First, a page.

ITEM #16755 2.4 GHz ENCLOSED YAGI, 13 dBd w/MOUNTS
FIGURE 4. Some FCC Approved Antennas
18
RF400 Series Spread Spectrum Data Radio/Modems
FIGURE 5. Example COAX RPSMA-L Cable for Yagi or Omni Colinear
FIGURE 6. Antenna Surge Protector
4.5 Antenna Cables and Surge Protection
4.5.1 Antenna Cables
The 14201, 14203, 14205, 14221, and 16755 antennas require an antenna
cable; either (1) the COAX RPSMA or (2) the COAX NTN with surge
protector. Indoor omni-directional antennas are either supplied with an
appropriate cable or connect directly to the RF400 series radio.
4.5.2 Electro-static Issues
Many RF400 series installations are out of doors and therefore susceptible to
lightning damage, especially via the antenna system. Also, depending on
climate and location, electro-statically charged wind can damage sensitive
electronics if sufficient electric charge is allowed to accumulate on the antenna
and cable. To protect against this CSI offers the Item # 14462 Antenna Surge
Protection Kit.
The COAX NTN-L cable is a low-loss RG8 coaxial cable that requires the
14462 surge protector in order to connect to an RF400 series radio. The RG8 /
Antenna Surge Protector are recommended in preference to the COAX
RPSMA in the following applications:
•
When the antenna cable length exceeds 10 feet
19
RF400 Series Spread Spectrum Data Radio/Modems
•
When use of COAX RPSMA would result in too much signal loss (see
page H-3)
•
When the RF400 series radio will be used in an environment susceptible to
lightning or electro-static buildup
4.5.3 Antenna Surge Protector Kit
The Surge Protector Kit for the RF400 series radios includes the following:
•
Polyphaser protector
•
18 inches of COAX RPSMA to connect ‘tail end’ of surge protector to
RF400
•
Ground wire lead
•
Screw and grommet to secure ground wire and polyphaser to backplate of
enclosure
The surge protector has female type N connectors on both ends; one for
connection to the COAX NTN-L cable and the other for connection to the 18
inch length of COAX RPSMA cable included in the kit. The COAX RPSMA
cable is an LMR195 type that terminates in a type N Male connector on the
‘antenna end’ and a Reverse Polarity SMA (RPSMA) connector on the RF400
end.
FIGURE 7. Enclosure with Antenna Surge Protector for RF400
20
RF400 Series Spread Spectrum Data Radio/Modems
5. Software Setup
5.1 Point-to-point
Set-up parameters are configured the same for the two RF400s. The RF400
defaults to radio address “0” (zero) which works for many applications.
See Section 4.2 for power supply options.
5.2 Point-to-multipoint
The radio addresses for a base RF400 and its remotes are typically configured
to be different from one another. The base RF400 radio address might be 0,
the first remote’s radio address might be 1, and the second remote’s radio
address might be 2, etc.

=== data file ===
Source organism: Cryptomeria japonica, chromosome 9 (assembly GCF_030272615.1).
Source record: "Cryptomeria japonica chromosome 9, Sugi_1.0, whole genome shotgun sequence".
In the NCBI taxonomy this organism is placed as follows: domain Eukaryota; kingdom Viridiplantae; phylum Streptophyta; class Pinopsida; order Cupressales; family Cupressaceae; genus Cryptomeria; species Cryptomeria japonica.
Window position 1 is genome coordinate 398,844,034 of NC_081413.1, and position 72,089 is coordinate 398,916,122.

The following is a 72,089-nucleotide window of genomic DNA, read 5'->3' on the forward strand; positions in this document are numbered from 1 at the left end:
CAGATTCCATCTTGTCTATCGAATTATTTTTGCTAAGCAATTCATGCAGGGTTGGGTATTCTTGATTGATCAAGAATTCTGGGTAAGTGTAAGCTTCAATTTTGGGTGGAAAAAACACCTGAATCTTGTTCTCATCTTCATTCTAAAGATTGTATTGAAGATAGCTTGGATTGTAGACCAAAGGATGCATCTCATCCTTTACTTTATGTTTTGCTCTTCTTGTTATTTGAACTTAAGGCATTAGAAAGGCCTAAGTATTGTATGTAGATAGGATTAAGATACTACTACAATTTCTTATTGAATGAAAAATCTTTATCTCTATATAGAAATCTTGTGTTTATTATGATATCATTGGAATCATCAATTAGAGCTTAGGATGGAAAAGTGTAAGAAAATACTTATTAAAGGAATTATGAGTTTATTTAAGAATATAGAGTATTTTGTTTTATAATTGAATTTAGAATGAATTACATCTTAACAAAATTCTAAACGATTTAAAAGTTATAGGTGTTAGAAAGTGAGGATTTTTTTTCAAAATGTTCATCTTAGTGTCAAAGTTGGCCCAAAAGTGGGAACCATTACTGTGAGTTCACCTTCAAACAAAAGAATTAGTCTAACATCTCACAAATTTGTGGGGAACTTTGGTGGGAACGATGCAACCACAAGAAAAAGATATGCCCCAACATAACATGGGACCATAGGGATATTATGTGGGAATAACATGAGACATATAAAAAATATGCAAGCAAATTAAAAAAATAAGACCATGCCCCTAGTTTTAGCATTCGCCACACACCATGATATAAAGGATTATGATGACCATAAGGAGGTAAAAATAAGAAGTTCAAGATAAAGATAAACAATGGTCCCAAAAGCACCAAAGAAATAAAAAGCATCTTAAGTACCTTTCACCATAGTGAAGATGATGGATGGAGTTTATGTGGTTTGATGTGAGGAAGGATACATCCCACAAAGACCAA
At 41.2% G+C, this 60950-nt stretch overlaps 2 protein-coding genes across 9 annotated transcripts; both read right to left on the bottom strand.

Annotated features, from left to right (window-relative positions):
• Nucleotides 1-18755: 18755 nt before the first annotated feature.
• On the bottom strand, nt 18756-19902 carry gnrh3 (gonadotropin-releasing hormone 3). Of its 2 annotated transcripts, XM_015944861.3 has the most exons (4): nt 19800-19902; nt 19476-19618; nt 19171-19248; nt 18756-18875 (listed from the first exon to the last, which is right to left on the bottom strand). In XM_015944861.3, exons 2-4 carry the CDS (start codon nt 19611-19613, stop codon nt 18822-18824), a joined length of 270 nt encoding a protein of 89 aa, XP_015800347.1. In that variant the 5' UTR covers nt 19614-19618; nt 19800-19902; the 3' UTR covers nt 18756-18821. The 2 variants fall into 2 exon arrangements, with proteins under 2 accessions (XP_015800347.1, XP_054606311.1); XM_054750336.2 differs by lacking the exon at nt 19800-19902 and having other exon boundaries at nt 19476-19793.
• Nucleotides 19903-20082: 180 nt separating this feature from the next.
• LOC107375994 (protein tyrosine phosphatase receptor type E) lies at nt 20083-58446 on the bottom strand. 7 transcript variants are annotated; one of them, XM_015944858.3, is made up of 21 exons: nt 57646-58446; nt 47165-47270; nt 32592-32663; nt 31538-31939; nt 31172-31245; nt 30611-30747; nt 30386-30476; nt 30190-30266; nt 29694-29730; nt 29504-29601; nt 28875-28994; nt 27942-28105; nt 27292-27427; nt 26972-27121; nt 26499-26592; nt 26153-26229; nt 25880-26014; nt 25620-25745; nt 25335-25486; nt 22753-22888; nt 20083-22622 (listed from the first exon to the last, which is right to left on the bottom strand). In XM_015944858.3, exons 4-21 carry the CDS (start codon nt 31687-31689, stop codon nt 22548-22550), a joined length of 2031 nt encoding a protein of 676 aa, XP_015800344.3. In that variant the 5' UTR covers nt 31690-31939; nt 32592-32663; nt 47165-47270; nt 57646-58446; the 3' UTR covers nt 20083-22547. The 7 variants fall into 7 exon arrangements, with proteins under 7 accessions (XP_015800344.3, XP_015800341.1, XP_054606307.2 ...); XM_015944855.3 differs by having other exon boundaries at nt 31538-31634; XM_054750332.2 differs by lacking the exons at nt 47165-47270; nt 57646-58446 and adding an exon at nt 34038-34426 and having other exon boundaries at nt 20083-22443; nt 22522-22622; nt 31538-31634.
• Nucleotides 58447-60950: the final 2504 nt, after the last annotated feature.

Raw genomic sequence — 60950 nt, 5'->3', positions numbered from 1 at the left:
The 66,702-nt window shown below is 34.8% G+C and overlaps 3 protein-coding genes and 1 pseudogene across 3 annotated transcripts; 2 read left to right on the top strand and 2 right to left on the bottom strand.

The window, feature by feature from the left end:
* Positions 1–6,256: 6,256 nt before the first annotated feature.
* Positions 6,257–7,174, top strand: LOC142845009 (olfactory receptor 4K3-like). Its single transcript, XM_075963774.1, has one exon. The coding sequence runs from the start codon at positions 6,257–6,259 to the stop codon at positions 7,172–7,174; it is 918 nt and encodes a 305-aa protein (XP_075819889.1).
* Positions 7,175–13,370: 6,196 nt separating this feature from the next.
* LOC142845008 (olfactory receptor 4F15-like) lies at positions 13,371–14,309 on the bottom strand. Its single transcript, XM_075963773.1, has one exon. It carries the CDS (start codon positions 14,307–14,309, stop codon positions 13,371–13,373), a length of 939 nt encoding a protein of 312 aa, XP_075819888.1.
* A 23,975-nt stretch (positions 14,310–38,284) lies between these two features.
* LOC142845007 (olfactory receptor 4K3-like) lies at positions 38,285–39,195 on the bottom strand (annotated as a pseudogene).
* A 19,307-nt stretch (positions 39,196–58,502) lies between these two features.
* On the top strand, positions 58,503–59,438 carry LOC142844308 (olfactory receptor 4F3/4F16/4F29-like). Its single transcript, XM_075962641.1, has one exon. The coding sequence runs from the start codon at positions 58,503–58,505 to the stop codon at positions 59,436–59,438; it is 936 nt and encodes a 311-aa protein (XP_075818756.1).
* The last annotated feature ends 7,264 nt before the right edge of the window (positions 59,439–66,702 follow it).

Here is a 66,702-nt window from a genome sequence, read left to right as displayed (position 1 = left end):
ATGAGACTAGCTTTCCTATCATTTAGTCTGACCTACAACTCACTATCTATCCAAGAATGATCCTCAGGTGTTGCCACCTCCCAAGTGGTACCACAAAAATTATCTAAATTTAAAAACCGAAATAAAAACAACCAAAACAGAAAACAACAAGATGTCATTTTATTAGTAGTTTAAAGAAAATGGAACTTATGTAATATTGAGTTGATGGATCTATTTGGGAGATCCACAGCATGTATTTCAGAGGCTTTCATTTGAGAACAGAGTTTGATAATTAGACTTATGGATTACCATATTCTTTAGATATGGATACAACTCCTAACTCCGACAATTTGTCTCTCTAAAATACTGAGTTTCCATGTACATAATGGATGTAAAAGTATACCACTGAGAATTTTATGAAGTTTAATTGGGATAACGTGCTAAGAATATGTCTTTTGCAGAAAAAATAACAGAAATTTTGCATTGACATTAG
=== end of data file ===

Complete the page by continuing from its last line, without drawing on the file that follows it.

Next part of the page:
For the base RF400 to be able to transmit to a remote RF400, the base’s Radio
Address must be temporarily changed to match that of the remote. The address
change is done by putting the base RF400 into command mode, changing the
address with an ATDT command, and then putting it back into data mode with
the ATCN command. You can accomplish this by entering these commands in
the Generic Dial String in PC208W’s datalogger Setup Connections screen (see
example below).
See Section 4.2 for power supply options.
5.3 Example Setups
The following procedures explain how to build a basic RF400 point-to-point
network and a point-to-multipoint network with base station connected directly
to the PC COM port. The PC should be running LoggerNet or PC208W. The
remote station can consist of an RF400 connected to a datalogger.
5.3.1 Direct PC to RF400 Series Base Station Setup
1.
Connect the RF400’s RS-232 port to a PC COM port using a straight
through serial cable Item # 10873, or equivalent. Use a 25-pin to 9-pin
adapter if necessary. This hardware configuration can serve (1) to do the
set-up of the RF400, and (2) for base station communications with
datalogger(s) in point-to-point or point-to-multipoint networks.
2.
Run Hyper TerminalTM, ProcommTM, or other terminal emulator program.
a.
c.
d.
e.
f.
3.
Baud rate: 9600, 8-N-1
Flow control: none
Emulation: TTY
ASCII (raw)
COM1 (direct connect)
Power up RF400 (wait two seconds) and press “Program” button for one
second to see the following display.
21
RF400 Series Spread Spectrum Data Radio/Modems
Main Menu
SW Version 6.425 (for example)
(1) Standard Setup
(2) Advanced Setup
(3) Restore Defaults
(4) Show All Current and Default Settings
(5) Save All Parameters and Exit Setup
(9) Exit Setup without Saving Parameters
Enter Choice:
4.
Press “1” for Standard Setup
Display:
Standard Setup:
Current Setting
(1) Active Interface
Auto Sense
(2) Net Address
0
(3) Radio Address
1
(Net + Radio Address 0h)
(4) Hopping Sequence 0
(5) Standby Mode
< 4 mA, ½ sec Cycle
(6) Retry Level
(9) Return to Main Menu
Enter Choice:
22
a.
Leave Active Interface in “Auto Sense” (default setting) for most
applications. In Auto Sense the RF400 will test for 5 V on CS I/O
port (pin 1) to determine if a datalogger is present and if so select the
CS I/O port.
b.
Select a Net Address from (0 – 63). Unless there is a neighboring